2:42 pm | Monday, June 24th, 2013
MANILA, Philippines—Left leaning fisherfolk group called on the US government to comply with the Philippine Supreme Court’s order to comment on a petition calling for a filing of criminal, administrative and civil cases against those responsible for the grounding of the USS Guardian last January 17 in Tubbataha Reef.
“The US government through its embassy in Manila should respond to the Supreme Court and refrain from invoking several concerns that would make it very difficult for concerned groups which filed the petition,” Salvador France, vice chair of the Pambansang Lakas ng Kilusang Mamamalakaya ng Pilipinas (Pamalakaya) said in a statement Monday.
“The US government must respond to and account for their crimes against the people and the environment. That is simple as ABC, nothing more, nothing less. The incident merits the filing of criminal and other appropriate charges against officials and the 79 other crew of USS Guardian and the abrogation of the Visiting Forces Agreement and the Mutual Defense Treaty between Manila and Washington,” the Pamalakaya official said.
The high court last month ordered respondents to the case to answer the petition.
Respondents in the petition include Scott H. Swift, commander of the US 7th fleet; Mark A. Rice, commanding officer of the USS Guardian; Foreign Affairs Secretary Albert F. Del Rosario; Executive Secretary Paquito Ochoa, Jr.; Defense Secretary Voltaire T. Gazmin; Environment Secretary Ramon Jesus P. Paje; Vice Admiral Jose Luis M. Alano, Philippine Navy flag officer in command, Armed Forces of the Philippines; Admiral Rodolfo D. Isorena, commandant, Philippine Coast Guard; Commodore Enrico Efren Evangelista, Philippine Coast Guard Palawan; Major Gen. Virgilio O. Domingo, commandant of Armed Forces of the Philippines Command; Lt. Gen. Terry G. Robling, US Marine Corps Forces, Pacific, and Balikatan 2013 Exercise Co-Director.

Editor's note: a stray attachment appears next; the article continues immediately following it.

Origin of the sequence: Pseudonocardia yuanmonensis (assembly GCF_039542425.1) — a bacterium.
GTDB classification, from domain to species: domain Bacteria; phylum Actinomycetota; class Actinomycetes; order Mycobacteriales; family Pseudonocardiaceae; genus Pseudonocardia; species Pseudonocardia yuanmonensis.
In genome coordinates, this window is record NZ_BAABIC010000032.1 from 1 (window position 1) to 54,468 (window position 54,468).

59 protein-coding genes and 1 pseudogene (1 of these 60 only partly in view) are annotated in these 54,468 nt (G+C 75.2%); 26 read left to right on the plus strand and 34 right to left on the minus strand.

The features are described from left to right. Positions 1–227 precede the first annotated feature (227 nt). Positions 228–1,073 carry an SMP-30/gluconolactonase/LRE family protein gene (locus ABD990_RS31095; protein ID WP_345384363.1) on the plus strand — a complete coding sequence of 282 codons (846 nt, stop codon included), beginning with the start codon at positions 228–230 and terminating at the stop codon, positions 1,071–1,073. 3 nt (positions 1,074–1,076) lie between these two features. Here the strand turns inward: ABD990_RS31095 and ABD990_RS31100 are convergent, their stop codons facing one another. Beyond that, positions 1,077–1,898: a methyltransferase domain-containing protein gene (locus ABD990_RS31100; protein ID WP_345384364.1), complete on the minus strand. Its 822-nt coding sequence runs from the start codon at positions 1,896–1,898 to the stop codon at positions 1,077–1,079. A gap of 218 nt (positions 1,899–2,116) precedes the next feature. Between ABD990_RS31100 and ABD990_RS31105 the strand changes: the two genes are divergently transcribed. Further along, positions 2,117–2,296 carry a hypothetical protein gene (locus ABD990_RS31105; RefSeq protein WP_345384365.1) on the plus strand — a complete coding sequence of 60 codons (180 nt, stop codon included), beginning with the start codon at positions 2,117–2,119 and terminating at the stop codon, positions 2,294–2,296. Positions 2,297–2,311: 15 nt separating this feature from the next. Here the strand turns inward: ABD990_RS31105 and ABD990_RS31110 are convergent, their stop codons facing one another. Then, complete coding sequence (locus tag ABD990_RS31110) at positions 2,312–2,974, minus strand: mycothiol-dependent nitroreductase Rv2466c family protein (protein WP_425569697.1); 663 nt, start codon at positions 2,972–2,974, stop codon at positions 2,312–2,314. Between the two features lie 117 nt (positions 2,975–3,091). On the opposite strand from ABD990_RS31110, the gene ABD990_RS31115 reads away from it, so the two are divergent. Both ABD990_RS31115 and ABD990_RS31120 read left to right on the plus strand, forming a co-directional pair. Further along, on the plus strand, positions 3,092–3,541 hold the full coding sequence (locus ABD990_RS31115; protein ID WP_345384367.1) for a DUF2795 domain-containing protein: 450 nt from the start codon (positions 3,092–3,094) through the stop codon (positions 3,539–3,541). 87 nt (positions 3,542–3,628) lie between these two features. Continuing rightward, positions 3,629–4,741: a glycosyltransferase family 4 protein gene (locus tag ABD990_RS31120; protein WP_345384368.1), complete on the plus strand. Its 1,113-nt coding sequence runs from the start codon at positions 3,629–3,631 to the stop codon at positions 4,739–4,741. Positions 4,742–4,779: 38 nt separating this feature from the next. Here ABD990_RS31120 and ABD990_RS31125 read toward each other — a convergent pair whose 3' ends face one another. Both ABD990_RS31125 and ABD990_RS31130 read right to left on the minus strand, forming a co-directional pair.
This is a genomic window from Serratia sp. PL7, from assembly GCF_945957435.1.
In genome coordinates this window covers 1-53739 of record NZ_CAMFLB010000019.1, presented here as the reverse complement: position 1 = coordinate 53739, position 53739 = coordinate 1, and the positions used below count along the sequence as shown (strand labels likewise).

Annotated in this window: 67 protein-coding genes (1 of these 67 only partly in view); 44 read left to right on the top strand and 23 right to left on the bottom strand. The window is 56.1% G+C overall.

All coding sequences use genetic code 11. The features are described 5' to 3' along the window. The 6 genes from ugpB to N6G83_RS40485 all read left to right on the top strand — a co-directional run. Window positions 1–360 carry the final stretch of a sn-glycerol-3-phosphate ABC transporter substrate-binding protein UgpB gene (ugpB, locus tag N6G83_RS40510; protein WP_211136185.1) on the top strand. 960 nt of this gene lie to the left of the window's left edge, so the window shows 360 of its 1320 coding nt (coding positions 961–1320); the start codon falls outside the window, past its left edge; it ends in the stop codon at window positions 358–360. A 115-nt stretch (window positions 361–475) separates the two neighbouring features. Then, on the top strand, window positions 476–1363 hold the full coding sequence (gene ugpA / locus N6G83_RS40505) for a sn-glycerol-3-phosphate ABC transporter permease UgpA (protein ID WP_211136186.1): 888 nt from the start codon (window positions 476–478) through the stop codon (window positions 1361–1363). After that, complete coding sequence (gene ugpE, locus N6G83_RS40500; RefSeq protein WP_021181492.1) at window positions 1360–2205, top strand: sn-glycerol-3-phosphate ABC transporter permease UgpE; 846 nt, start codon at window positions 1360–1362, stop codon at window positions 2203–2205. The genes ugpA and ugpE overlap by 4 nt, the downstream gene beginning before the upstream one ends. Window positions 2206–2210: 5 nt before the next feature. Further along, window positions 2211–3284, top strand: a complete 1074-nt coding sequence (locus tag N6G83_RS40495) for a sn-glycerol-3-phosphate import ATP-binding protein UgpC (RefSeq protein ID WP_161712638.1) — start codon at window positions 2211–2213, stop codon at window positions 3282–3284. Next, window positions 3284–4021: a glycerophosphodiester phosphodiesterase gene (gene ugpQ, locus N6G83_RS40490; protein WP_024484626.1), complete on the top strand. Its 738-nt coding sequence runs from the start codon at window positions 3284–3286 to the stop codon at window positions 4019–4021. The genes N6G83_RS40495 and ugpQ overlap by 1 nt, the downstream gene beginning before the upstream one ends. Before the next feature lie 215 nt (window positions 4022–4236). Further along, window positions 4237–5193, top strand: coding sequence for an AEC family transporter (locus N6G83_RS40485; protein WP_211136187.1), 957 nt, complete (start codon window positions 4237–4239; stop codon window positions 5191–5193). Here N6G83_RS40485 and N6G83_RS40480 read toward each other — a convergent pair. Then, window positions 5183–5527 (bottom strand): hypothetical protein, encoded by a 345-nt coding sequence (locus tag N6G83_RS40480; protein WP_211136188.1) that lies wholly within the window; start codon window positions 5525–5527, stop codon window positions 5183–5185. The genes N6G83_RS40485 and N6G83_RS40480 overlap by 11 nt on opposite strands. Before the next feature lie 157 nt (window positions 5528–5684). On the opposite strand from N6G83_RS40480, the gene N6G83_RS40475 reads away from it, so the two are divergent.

Aside from filing a case against those responsible for the grounding of the ship, petitioners also urged the high court to assess the damage caused to the reef by the grounding of the Guardian. They also sought for a determination of fine 12 times more than the initial estimate of the Philippine government of P58 million.
Another co-petitioner, Bagong Alyansang Makabayan (Bayan), said they are hoping that the high court will issue a temporary environment protection order (TEPO).
“It is our hope that the petition will eventually be given due course and resolved in favor of the Filipino people. We continue to look forward to a TEPO in light of continuing port calls and exercises by US ships and troops under the VFA,” Bayan through its Secretary General Renato Reyes said.
“These activities pose a continuing threat to the environment and constitute an assault to our sovereignty,” he added.
The petition was filed several months since the grounding of the USS Guardian in the Tubbataha Reef, a protected area known as a United Nations Heritage Site.
Comparing valuations in the 2009 grounding of the USS Port Royal in Hawaii, the petitioners peg just and reasonable compensation for the damage to Tubbataha between $16.8 and $27 million, a far cry from the $1.4 Philippine government estimate. Four years ago under similar circumstances, the US Navy paid the state of Hawaii a total of $15 million for restoration and settlement, for damage to an Oahu reef; which while larger than Tubbataha, has not been identified as a World Heritage Site.
Petitioners cited that Tubbataha’s biodiversity concentration is 2.3 times more than that of the Hawaii reef.
They said not only the grounding but the salvaging and post salvage operations of the Guardian caused environmental damage even to nearby provinces such as Palawan, Antique, Aklan, Guimaras, Iloilo, Negros Occidental, Negros Oriental, Zamboanga Del Norte, Basilan, Sulu and Tawi-Tawi.
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